September 7, 2023
One landowner was upset last fall because he saw corn sprouting after we shelled. How can we do a better job this year?
The Indiana certified crop advisers panel answering this question includes Steve Gauck, regional agronomy manager for Beck’s, Greensburg; Bryan Overstreet, Conservation Cropping Systems Initiative agronomist, Valparaiso; Dan Quinn, Purdue Extension corn specialist; and Dan Ritter, central region agronomist, Dairyland Seed.
Gauck: Be sure your corn head is well maintained, and it is easy to adjust deck plates. Adjusting the corn head and combine will help the most in limiting corn that shells at the head or comes out the back. Keeping plants healthy limits down corn and dropped ears. Fungicide applications at R1 helps. Buying dryer gas will help also. Harvesting corn before it gets below 18% to 20% will help keep kernels attached to cobs.
Overstreet: If you’re picking 200-bushel corn, even at a low 1% loss, you’re losing 2 bushels an acre. Make sure stripper plates are the proper width for conditions and hybrids. Check the speed of gathering chains. Within the combine, make sure concaves, rotors, fan speeds and sieves are at proper settings.
Create a 2-by-5-foot frame to check loss. Two kernels per square foot equal approximately 1 bushel. Check in front of the combine for preharvest loss, and measure behind the head but before the back of the combine to check head loss. Finally, check behind the combine for total loss.
Quinn: Preventing corn sprouting in the field following harvest is a function of monitoring and preventing harvest losses. Most harvest losses start with the corn header, so make sure deck plate settings, stalk roll and gathering chain speeds are properly set. Also, set rotor, concave, sieve and the cleaning fan to the proper settings.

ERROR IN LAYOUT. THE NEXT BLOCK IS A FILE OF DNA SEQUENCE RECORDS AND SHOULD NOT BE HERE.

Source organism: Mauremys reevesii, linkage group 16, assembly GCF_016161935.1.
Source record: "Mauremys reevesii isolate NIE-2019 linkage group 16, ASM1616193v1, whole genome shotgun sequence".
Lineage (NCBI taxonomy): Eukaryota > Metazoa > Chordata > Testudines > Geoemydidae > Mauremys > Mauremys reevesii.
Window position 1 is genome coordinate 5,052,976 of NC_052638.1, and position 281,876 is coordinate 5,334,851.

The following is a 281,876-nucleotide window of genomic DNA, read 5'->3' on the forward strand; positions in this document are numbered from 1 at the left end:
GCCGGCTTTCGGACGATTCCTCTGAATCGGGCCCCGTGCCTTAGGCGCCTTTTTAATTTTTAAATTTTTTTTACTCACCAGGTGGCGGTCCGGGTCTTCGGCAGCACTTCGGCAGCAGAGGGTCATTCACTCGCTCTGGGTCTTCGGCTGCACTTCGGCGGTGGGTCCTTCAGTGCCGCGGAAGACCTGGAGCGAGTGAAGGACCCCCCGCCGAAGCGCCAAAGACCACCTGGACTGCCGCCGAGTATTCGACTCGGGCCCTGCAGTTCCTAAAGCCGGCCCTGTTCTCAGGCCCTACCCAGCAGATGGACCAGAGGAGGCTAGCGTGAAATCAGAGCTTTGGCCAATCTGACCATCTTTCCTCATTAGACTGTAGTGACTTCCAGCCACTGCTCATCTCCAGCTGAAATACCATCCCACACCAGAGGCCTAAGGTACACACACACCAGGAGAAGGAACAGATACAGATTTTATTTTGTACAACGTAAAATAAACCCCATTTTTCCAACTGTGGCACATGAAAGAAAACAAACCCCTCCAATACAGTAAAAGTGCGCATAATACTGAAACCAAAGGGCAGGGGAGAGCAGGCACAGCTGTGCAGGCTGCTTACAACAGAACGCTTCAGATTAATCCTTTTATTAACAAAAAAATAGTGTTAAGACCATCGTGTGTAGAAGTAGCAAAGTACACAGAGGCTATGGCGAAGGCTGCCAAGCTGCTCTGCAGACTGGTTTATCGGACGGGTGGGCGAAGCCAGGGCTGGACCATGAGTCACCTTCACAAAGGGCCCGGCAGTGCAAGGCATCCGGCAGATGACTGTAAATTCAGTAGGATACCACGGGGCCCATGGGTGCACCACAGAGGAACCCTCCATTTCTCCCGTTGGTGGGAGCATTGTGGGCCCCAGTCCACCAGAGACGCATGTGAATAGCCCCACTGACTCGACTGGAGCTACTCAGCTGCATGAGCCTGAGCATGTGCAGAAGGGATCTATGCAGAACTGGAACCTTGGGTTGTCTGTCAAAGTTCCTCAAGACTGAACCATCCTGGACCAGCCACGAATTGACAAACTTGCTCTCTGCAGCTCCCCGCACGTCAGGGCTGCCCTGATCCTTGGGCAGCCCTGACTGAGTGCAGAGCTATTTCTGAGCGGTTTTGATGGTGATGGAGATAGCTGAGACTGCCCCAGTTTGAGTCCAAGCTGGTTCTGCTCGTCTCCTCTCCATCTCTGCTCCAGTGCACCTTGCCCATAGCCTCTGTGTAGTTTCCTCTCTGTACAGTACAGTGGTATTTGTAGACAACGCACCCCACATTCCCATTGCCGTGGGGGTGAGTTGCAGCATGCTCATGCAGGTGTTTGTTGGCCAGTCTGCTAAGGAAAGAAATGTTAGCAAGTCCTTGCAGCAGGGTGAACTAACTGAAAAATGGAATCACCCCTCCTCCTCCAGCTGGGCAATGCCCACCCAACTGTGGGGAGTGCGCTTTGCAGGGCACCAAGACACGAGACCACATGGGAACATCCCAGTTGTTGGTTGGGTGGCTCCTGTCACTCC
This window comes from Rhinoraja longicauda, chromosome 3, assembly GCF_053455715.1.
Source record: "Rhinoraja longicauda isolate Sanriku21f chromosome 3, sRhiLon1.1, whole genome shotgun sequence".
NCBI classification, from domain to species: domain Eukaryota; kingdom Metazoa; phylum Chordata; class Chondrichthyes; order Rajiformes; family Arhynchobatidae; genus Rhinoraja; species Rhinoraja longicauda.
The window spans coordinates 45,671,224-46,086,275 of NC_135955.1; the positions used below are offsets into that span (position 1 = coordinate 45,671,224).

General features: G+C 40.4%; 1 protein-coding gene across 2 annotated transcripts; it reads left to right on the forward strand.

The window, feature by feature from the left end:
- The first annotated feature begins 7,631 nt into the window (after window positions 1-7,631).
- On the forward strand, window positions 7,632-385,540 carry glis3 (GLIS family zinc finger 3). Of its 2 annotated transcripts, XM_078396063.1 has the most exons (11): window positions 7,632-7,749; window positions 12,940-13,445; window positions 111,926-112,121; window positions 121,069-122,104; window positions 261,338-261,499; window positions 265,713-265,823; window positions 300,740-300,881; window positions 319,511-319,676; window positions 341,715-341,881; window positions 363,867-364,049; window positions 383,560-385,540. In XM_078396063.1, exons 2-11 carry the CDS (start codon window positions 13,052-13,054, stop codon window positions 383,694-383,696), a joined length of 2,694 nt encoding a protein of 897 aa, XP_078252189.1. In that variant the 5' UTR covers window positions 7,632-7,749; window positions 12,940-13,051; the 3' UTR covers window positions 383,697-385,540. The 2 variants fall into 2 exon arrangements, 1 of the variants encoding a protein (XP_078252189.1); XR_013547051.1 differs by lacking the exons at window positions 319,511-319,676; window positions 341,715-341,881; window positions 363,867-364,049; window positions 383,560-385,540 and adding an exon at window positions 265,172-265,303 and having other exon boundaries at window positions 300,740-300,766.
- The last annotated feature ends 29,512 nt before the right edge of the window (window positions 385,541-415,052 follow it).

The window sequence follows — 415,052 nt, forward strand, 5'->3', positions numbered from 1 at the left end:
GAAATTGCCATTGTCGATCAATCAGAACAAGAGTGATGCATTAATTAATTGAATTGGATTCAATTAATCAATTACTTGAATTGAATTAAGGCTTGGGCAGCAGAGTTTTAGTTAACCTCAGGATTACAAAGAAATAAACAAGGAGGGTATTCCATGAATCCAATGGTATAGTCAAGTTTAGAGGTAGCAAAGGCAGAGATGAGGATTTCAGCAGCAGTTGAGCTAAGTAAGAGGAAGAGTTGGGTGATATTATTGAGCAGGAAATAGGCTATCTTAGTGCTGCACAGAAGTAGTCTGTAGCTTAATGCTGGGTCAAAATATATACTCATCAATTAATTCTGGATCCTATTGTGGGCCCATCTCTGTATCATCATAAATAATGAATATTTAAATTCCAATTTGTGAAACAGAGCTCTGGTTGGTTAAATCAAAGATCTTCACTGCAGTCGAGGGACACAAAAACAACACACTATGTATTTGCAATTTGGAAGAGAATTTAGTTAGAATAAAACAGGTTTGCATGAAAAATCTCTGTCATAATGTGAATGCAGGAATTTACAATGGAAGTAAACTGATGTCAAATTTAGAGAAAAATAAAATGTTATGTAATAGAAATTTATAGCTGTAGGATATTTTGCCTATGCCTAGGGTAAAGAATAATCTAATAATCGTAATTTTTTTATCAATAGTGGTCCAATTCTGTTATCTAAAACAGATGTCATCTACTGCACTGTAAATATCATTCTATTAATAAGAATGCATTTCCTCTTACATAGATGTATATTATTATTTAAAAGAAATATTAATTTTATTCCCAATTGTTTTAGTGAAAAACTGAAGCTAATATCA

Monitor header, separator and threshing losses by counting kernels lost in the field during harvest and assessing cob breakage out the back. Minimizing losses will help reduce potential yield losses and potential for volunteer corn sprouting.
Ritter: Maybe you’re not doing anything wrong. Perhaps it’s just a numbers and appearance game. Information from an August 2021 Indiana Prairie Farmer article cited the University of Georgia for acceptable crop harvest losses at 2% to 4% across all crops. That article also reported recent, local Purdue University data indicating losses less than 1% are attainable. Other information leans toward a flat 1-bushel-per-acre loss.
One bushel can be 80,000 to 100,000 seeds per acre. We plant 32,500 seeds per acre. At that “acceptable” level of loss, it’s going to look green in the fall. Now, let’s say we use a percentage of 240 bushels per acre. Again, using the same Indiana Prairie Farmer article, 0.4% was the best harvest loss achieved, which calculates to just under 1 bushel per acre. If you bump that yield to 275 bushels per acre, the field gets greener after harvest, but you are still under 1% yield loss.
Once we get past the drive-by analysis, calculate actual yield loss. If losses are beyond the level previously mentioned, take steps to reduce them. Preharvest loss comes from ear droppage or lodging. Header loss relates to butt shelling. Thresher loss is likely a function of fan and cylinder settings.
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